Spouses seek help for their families as strain on armed forces increases

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The Independent Online

There is widespread discontent among spouses of members of Britain's armed forces, the results of a survey published today show.

There is widespread discontent among spouses of members of Britain's armed forces, the results of a survey published today show.

Three quarters said they felt their own career prospects would improve if their partner left the Army, Navy or Air Force. More than half believed their children would be better educated and 57 per cent thought their housing would improve if they returned to civilian life. Forty per cent said they were "essentially dissatisfied" with the support given to them while their partner was away.

Recent statistics have shown that marriage breakdowns within the armed forces already run at double the national average, with those serving in the Royal Navy and Royal Air Force the most vulnerable. The pressure put on family life has led to a 22 per cent drop in the number of married personnel in the past five years, and they now represent less than half of those serving. The Army already has a 7,000 shortfall.

The statistics from the Families Continuous Attitude Survey, which questioned a 10 per cent random sample of predominantly female spouses, shed some light on why this may be happening.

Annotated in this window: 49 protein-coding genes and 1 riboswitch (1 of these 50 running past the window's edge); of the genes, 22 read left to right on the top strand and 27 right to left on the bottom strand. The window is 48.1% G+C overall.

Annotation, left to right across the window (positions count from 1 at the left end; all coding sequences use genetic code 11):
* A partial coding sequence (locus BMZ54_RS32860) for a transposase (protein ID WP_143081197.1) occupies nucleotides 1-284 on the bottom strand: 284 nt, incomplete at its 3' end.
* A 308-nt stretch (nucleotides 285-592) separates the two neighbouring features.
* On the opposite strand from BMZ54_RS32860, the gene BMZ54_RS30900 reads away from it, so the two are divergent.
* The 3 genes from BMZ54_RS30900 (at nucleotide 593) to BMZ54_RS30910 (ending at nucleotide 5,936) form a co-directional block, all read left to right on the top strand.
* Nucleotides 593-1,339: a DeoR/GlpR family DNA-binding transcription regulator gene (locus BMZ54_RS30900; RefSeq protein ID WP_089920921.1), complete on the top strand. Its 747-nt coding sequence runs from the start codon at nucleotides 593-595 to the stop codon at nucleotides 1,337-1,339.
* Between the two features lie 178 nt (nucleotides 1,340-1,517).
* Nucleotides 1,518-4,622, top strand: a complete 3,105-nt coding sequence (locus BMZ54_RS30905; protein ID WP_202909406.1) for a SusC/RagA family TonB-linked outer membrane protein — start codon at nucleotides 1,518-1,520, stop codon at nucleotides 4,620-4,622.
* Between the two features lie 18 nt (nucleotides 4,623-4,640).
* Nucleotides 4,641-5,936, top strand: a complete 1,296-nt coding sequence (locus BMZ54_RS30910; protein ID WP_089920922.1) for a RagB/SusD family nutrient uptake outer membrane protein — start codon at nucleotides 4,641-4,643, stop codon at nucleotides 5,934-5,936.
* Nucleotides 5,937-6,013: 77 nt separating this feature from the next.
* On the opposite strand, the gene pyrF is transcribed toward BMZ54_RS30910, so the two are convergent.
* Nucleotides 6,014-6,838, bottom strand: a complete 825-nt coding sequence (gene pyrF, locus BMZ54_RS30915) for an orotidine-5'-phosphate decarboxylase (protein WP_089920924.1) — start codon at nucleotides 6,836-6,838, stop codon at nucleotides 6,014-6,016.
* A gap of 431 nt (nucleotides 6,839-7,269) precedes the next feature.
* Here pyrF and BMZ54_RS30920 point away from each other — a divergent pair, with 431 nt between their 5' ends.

"These figures suggest that service families are paying the price for overstretch," said Paul Keetch MP, defence spokesman for the Liberal Democrats. "The Army clearly has a problem. If the families are not onside then retention problems will clearly get worse and the Army will lose people who bring maturity and experience to the ranks.

"If we are to place increasing burdens on our armed forces, the MoD has a duty to ensure that their families receive the maximum amount of support available."

Forty-four per cent of spouses were unhappy with the time their partners spent away. For a third of Army wives this meant their husbands spent more than 150 nights a year away from the family.

Lizzie Iron, chairwoman of the Army Families Federation, said most spouses coped fairly happily with their lot but certain issues – such as housing and education – particularly worried them. The Government, she said, had made some progress in acknowledging the importance of families but now needed to back it up.

"There is a culture in the military community and it is very much a 'get on with it' culture," she said. "Whatever private concerns people have, in the end if there is a job to be done they do it. It is a positive community but it gets frustrated if that positive attitude is taken advantage of."

Certain issues – many of which might not have been a matter of concern 30 years ago – now caused discontent, she said. Housing, a second income and better education for their children were key problems as well as the difficulty in obtaining local services – such as dentists – when forced to move around so often.

"There has been a lot of recognition in the last three or four years of the importance of the family's position in a soldier's decision to stay or leave," she said. "But we are still awaiting the funding to turn that recognition into action."

Of the spouses who responded to the March 2002 survey, 70 per cent were living in the UK while 23 per cent were based in Germany. Three quarters had children while 68 per cent were working.

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